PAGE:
Where Will You Live in 2050?
Nearly half of Americans were victims of a climate disaster last year — whether fire, floods, heat waves or hurricanes — with insurable losses of more than $100 billion. As people wake up to the realities of climate change — and the growing threat to their homes, livelihoods, and families — many are beginning to ask, “Where should I live someday?” Fortunately, we have answers. Combining climate science with demographics and using artificial intelligence, we can predict tomorrow’s more resilient regions. Climate change isn’t just a story about mounting catastrophes, but also opportunity — if we harness the right technologies, policies, and political will to build back better elsewhere. Drawing on his work with the startup Climate Alpha, Greg Lindsay offers cutting edge analysis and maps to explain why and where a warming world may still have shelter for us all.
Everybody for Themselves: How to Work, Together
After two years apart, Americans have forgotten how to work together. This is evident in the ongoing tug-of-war over the office. This framing — are we better off alone or in-person? — has dominated debates about our post-pandemic destiny. But neither managers nor workers have stopped to ask what it means to be together, whom we should be together with, and how we can be together. If the overnight adoption of remote work proved many of us can work from virtually anywhere, with anyone, what’s stopping us from taking it a step further and working with, well, everyone? Because solving the challenges that lie ahead of us on the far side of the pandemic requires working together at a scale greater than any one government or company ever has. In this far-reaching new talk, Greg Lindsay explores new ways of being and working together in a world in which corporate silos have cracked open and frustrated employees have spilled out, desperate to reconnect. Drawing upon dozens of post-pandemic examples as well as his own web3 experiments in building a distributed autonomous organization, or DAO, he offers audiences a vision of what it means to be together — how, why, and with whom — very soon.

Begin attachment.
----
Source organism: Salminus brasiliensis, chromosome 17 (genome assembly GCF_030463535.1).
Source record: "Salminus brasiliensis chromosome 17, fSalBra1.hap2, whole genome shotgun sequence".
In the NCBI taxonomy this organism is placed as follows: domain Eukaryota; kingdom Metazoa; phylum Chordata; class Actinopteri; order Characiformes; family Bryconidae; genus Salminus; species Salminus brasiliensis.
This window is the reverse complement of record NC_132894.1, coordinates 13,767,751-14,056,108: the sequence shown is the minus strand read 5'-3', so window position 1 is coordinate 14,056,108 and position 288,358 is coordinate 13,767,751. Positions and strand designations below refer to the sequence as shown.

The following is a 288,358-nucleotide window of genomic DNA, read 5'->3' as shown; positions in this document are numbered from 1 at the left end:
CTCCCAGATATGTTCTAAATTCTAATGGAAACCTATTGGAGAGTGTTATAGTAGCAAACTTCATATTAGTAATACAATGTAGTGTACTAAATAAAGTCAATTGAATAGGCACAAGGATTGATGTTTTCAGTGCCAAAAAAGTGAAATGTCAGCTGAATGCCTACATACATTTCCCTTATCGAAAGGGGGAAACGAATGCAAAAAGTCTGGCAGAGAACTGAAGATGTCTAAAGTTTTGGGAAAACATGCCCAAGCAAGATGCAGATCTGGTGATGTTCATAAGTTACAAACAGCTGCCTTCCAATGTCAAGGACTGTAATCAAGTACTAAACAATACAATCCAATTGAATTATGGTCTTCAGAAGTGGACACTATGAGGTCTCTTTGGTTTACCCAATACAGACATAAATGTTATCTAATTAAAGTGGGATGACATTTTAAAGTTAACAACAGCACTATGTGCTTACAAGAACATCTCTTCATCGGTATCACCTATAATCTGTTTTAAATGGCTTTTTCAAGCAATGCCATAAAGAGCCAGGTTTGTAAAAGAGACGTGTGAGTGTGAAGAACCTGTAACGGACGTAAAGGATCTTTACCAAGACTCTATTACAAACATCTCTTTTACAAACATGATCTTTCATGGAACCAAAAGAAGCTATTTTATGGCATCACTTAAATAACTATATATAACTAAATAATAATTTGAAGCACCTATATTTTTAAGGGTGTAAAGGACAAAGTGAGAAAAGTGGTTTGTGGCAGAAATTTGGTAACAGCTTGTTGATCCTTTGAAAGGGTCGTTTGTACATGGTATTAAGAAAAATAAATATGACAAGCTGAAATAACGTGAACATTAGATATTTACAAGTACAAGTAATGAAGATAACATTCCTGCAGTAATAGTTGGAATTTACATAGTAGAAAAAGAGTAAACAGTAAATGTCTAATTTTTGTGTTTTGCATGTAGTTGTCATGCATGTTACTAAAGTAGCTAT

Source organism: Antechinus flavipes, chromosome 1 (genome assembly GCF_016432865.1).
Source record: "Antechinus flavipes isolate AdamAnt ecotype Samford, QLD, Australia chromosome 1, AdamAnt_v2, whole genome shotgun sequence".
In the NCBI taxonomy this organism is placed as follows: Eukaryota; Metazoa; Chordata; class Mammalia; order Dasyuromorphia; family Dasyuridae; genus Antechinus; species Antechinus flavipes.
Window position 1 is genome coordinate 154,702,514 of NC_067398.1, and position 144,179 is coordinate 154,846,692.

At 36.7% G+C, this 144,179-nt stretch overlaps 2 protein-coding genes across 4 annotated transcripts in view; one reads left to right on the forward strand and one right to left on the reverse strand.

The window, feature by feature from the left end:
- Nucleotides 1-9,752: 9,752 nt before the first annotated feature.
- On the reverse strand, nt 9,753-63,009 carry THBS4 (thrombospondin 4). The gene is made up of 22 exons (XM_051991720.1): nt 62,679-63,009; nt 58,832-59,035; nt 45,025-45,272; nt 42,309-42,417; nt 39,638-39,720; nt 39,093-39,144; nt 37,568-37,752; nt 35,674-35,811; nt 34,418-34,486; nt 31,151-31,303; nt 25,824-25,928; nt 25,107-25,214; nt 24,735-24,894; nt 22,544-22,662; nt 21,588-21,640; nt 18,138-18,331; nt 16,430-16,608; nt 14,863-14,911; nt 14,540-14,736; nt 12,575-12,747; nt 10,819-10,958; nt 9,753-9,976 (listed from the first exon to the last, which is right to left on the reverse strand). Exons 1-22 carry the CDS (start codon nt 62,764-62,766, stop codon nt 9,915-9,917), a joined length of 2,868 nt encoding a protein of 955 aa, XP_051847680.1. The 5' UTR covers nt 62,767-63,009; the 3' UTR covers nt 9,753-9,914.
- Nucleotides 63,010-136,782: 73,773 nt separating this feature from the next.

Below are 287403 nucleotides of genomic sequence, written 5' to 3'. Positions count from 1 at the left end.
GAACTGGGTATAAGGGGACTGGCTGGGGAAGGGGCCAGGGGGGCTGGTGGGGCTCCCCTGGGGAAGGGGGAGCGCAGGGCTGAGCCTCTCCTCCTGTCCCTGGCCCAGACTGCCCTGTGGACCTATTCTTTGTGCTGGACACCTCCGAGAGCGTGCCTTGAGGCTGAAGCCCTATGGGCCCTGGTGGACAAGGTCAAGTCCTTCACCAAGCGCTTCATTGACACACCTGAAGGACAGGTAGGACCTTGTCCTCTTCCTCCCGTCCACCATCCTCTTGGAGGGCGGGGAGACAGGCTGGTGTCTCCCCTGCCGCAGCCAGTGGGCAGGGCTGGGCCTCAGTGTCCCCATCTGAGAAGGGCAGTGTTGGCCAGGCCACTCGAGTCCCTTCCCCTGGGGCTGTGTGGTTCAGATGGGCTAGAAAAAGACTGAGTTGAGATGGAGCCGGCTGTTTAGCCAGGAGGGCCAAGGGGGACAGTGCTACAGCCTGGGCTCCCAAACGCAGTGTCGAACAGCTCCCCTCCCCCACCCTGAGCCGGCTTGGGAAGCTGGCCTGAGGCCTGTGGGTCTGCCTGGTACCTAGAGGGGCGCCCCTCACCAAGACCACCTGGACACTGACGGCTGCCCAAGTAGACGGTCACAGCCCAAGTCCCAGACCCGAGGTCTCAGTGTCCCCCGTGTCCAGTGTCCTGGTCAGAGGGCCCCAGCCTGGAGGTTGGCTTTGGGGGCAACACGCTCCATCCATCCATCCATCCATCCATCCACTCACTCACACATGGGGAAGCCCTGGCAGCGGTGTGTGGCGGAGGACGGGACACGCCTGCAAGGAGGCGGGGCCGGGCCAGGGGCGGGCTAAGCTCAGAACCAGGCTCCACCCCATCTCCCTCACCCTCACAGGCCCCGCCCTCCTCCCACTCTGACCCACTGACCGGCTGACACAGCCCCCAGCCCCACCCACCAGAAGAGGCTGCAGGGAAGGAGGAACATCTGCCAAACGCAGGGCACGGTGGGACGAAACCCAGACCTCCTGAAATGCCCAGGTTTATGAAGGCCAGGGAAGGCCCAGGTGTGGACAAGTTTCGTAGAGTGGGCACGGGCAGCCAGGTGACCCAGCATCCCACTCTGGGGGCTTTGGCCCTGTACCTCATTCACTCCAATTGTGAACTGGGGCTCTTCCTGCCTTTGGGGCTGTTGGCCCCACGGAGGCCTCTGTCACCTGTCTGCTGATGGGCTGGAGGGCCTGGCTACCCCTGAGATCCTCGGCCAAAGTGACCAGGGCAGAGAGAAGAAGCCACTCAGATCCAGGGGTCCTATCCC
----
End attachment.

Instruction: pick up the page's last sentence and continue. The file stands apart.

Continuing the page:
Where the Robot Meets the Road
A decade ago, self-driving cars were science fiction leftover from The Jetsons. Today, Google and Tesla are leading a breakneck autonomous arms race, as the global auto industry races to build electric AVs at a cost of hundreds of billions of dollars. But a self-driving SUV may prove to be the horseless carriage of autonomy — rapidly eclipsed by new species of self-driving scooters, deliverybots, and buildings with a mind of their own. How are these technologies already transforming the way we see, understand, and get around cities? How have they helped China, Japan, and Korea mitigate the worst effects of the coronavirus lockdown? What effects will they have on where we live, work and play, and what are the opportunities and threats for automakers, technology firms, public transit, employers, and developers? Drawing upon his work with BMW, Intel, MIT, the Bloomberg Philanthropies, the Aspen Institute, and NewCities, Greg Lindsay offers a tour of future urban mobility and how they promise to transform our cities in the coming decades.
The Future of the Future
The future isn’t what it used to be. As the pace of social, technological, and environmental change accelerates, organizations are struggling just to make sense of the present, let alone spot threats and opportunities looming just over the horizon. The ability to anticipate, understand, plan for, and innovate around uncertainty has become a critical skill for designers, innovators, and strategists everywhere. As the computing pioneer Alan Kay once said, “the best way to predict the future is to invent it.” Futurist, author and NewCities director of applied research Greg Lindsay will teach a crash course in exactly that. The practice of creating futures, or “foresight,” offers a toolkit and framework for detecting signals of change, organizing insights, synthesizing possible futures, identifying potential barriers and opportunities, and designing innovative products, services or ideas that satisfy emerging needs. In addition to lecturing on possible futures, Greg is available to lead participants through a fun, fast-paced workshop in which they create futures of their own.
How do we bring the right people and the right ideas to the right place at the right time to create something new, when we don’t know who or where or when that is, let alone what we’re looking for? This is the paradox of innovation – new ideas don’t follow org charts or schedule themselves for meetings. Greg Lindsay describes how organizations like Google, the U.S. Military Academy, United Health Group, and the International Red Cross are “engineering serendipity.” They’re harnessing sensors, social networks, and new ways of working to break down the boundaries between new teams, discover new ideas, inspire collaboration and creativity, and to spur employee engagement, learning, and innovation. How, where, and who we work with will never be the same.